It's hard to say this often enough. Aches and pains usually eventually go away; that's the natural effect of our bodies healing themselves. When they do, our brains tend to credit whatever it was we were doing at the time. In Joanne's case, it was oil pulling. This is why scientists know that anecdotal experiences, even their own, are terrible ways to learn anything. Our personal experiences are subject to every sort of cognitive error. We have preconceived expectations. We make mistakes and misinterpret things. We have biases. If there was sufficient evidence that swishing oil in the mouth treated orthopedic injuries, then we would design blinded, randomized, controlled trials to eliminate all those variables, using a statistically significant number of subjects. I'm glad Joanne's knee is better, but I think it's very important not to take her advice and simply "believe" based on her personal interpretation of her experience.
Cleansing juice regimens are a major fad that transfers a lot of money from trendy people's pockets into corporate coffers. Ivan from Mexico, possibly a customer of such a juice regimen, disputed my conclusion that they're basically worthless:
Actually, reducing caloric intake is the definition of fasting. Resting your body and your mind is always a great thing; neither requires the purchase of overpriced magic fruit juices. And if I understand you correctly, you're characterizing resting as "lost ancient knowledge." I'm afraid I can't agree with you there. I can't recall ever meeting anyone who doesn't enjoy relaxation now and again, and certainly never met a doctor who advised against it.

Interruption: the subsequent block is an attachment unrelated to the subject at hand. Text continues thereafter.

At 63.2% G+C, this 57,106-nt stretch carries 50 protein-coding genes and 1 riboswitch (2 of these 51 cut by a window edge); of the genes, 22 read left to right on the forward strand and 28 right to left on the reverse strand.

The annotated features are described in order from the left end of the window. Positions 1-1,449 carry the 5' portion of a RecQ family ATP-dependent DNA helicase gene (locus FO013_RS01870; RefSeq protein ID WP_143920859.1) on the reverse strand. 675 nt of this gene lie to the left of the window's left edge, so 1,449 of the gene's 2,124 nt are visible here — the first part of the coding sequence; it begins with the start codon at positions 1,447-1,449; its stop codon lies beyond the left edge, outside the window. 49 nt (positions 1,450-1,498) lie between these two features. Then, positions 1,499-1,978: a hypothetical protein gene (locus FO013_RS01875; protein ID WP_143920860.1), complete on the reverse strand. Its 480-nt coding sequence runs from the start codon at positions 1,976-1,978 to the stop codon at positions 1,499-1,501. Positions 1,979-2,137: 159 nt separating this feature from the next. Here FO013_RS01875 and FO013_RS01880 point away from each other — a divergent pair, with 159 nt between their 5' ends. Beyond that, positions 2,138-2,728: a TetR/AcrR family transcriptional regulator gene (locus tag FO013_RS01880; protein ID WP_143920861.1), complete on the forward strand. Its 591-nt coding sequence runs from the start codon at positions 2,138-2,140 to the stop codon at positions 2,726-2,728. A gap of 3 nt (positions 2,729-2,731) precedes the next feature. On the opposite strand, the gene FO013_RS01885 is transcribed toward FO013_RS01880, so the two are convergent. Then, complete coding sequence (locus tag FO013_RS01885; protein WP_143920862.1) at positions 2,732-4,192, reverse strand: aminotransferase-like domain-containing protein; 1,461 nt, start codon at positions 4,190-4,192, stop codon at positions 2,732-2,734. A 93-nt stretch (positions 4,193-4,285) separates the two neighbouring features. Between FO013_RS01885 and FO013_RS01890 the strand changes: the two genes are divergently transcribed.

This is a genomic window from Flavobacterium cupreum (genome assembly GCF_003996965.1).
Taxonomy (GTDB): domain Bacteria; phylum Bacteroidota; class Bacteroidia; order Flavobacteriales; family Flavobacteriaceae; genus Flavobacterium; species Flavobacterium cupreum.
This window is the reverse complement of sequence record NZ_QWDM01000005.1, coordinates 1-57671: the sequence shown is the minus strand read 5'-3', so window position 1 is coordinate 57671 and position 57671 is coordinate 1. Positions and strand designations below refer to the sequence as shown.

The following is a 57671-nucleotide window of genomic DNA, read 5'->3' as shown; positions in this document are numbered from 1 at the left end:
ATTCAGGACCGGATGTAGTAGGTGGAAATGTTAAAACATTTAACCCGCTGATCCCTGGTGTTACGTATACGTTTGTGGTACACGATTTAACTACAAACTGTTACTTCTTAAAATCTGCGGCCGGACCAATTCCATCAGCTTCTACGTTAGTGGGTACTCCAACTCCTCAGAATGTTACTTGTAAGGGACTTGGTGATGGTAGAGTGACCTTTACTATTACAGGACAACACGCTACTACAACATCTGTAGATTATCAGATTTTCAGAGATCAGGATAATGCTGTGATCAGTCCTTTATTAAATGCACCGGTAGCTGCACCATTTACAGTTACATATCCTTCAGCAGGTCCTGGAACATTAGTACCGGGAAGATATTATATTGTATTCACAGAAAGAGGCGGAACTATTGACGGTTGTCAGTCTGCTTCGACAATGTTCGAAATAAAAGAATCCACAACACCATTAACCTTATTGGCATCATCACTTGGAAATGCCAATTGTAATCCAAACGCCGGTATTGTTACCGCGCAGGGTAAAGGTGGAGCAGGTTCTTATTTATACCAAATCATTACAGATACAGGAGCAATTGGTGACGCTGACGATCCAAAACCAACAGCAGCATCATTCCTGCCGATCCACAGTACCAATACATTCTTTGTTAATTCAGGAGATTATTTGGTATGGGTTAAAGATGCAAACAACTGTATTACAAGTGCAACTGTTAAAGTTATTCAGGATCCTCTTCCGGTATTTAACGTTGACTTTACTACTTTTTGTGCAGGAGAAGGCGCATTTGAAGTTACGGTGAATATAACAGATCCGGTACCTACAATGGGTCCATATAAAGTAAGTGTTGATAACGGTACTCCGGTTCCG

There were a lot of comments on my episode about halotherapy — sitting in a salt-lined room in the vain hope of treating a variety of medical conditions — that said it can and does treat asthma as evidenced by the fact that doctors sometimes prescribe saline solution nebulizers or inhalers to help loosen up and remove mucus from the lungs. (It should be noted that asthma is the inflammation and constriction of lung passages; it is not the collection of mucus in the lungs.) Here is a snip of one such comment, from David in Melbourne:
He's talking about a broncho saline inhaler. It's quite simple; getting high humidity into the lungs helps to break up mucus and loosen anything trapped in it like dust or pollen or the other things we breathe in. It's the same reason people with clogged lungs often use humidifiers. The salt has nothing to do with it, except to bring the water vapor closer to the body's normal acidity level and make it more comfortable to inhale. It also has a mild antimicrobial effect. But if used by itself, for example if you were to inhale aerosolized salt in one of these "salt therapy" rooms, the salt by itself is a dessicant. When used in this way, it accomplishes exactly the opposite of why doctors prescribe nebulizers to loosen stuff in your lungs that you hope to cough up. So if David has indeed overturned the medical consensus, as he says, he has not convinced me so far.